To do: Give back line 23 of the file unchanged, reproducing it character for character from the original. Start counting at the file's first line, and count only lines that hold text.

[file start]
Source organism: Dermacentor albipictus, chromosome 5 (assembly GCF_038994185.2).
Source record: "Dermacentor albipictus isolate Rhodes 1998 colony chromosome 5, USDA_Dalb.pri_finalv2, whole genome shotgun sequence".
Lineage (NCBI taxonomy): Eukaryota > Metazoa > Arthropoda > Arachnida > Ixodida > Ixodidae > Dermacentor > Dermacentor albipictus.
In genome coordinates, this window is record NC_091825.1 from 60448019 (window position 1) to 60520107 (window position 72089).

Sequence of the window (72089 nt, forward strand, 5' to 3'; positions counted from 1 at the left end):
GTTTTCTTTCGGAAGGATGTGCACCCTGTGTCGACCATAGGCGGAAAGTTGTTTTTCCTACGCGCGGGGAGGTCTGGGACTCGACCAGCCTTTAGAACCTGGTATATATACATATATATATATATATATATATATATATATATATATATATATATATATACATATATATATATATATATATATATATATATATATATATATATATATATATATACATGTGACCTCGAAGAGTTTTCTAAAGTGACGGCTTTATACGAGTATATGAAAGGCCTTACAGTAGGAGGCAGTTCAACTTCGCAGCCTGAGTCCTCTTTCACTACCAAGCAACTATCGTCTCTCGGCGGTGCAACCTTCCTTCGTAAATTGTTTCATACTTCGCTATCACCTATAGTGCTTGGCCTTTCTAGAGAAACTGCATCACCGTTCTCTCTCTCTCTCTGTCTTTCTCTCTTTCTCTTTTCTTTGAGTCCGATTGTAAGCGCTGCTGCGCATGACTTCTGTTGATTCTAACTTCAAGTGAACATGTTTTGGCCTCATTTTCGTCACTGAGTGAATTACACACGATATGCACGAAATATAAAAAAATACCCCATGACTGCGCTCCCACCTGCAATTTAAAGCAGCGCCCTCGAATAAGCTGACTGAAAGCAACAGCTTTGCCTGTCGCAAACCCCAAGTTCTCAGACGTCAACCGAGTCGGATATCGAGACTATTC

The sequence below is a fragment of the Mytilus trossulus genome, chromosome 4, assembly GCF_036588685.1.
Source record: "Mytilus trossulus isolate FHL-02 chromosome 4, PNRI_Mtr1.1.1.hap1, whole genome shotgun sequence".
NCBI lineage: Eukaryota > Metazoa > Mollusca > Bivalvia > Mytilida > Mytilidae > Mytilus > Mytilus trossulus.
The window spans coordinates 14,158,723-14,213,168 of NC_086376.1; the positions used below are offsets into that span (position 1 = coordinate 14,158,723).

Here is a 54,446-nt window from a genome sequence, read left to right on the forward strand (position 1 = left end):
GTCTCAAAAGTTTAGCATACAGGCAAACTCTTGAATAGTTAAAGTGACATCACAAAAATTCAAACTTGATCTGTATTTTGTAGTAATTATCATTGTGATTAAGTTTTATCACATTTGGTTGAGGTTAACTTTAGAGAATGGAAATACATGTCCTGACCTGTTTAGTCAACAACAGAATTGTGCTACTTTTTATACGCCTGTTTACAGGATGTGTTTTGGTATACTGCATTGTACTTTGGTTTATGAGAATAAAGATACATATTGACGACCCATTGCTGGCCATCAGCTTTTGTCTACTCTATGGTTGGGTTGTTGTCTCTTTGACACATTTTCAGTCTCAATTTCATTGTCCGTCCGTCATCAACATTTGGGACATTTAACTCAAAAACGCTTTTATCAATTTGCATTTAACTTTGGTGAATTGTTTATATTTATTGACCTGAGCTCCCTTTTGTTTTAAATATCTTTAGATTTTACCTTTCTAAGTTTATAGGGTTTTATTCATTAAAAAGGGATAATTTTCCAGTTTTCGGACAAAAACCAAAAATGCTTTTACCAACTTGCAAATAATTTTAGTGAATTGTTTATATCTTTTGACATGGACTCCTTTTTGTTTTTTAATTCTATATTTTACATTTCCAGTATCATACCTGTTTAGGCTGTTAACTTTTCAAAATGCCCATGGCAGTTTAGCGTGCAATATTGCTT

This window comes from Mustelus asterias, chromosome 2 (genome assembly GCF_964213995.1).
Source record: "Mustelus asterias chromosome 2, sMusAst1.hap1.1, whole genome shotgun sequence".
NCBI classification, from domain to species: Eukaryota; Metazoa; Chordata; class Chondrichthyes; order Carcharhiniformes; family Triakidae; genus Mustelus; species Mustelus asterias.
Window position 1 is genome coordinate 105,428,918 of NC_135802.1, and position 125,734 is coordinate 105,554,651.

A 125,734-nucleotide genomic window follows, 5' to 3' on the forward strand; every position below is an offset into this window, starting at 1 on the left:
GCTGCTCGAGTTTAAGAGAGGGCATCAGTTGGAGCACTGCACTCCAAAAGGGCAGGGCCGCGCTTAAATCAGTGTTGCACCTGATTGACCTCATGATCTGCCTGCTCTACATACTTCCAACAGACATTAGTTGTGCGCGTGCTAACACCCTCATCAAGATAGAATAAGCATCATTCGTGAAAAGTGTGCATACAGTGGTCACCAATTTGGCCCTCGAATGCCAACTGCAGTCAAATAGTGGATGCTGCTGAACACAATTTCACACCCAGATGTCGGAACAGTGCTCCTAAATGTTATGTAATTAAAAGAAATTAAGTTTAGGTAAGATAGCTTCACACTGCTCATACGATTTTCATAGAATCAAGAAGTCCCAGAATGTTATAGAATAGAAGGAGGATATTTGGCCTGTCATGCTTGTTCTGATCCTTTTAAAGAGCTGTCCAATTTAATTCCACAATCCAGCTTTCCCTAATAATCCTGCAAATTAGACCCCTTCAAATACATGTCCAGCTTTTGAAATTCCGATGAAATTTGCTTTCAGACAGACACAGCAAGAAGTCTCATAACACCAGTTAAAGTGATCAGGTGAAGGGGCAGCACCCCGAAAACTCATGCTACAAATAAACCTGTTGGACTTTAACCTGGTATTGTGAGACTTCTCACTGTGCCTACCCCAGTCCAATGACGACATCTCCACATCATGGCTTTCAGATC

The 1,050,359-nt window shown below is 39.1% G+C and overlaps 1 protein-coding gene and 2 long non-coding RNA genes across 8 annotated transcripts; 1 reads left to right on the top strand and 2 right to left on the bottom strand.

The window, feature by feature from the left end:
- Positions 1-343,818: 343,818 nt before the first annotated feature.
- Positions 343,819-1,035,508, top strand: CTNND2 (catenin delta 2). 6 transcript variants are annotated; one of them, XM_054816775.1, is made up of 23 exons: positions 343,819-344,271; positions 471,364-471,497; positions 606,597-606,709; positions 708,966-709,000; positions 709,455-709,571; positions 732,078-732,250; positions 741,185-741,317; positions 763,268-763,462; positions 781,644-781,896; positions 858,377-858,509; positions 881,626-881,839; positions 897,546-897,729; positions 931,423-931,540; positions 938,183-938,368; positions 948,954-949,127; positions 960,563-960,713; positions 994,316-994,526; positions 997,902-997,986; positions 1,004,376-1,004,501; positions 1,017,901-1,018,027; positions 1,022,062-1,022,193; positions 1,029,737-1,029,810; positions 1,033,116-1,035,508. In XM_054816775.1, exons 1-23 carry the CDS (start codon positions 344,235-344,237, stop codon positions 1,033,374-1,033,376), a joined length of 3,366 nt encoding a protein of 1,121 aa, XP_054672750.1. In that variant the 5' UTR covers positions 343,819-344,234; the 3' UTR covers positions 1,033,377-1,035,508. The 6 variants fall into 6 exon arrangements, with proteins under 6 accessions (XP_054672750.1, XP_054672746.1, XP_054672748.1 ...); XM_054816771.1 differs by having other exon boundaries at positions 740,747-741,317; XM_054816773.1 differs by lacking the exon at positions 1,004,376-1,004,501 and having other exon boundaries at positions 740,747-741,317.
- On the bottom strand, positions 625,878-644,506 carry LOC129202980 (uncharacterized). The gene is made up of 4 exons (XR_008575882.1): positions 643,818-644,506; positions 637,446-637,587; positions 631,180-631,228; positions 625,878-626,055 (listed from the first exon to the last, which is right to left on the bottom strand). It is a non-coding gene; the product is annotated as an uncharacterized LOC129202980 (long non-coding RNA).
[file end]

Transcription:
- On the bottom strand, positions 625,878-644,506 carry LOC129202980 (uncharacterized). The gene is made up of 4 exons (XR_008575882.1): positions 643,818-644,506; positions 637,446-637,587; positions 631,180-631,228; positions 625,878-626,055 (listed from the first exon to the last, which is right to left on the bottom strand). It is a non-coding gene; the product is annotated as an uncharacterized LOC129202980 (long non-coding RNA).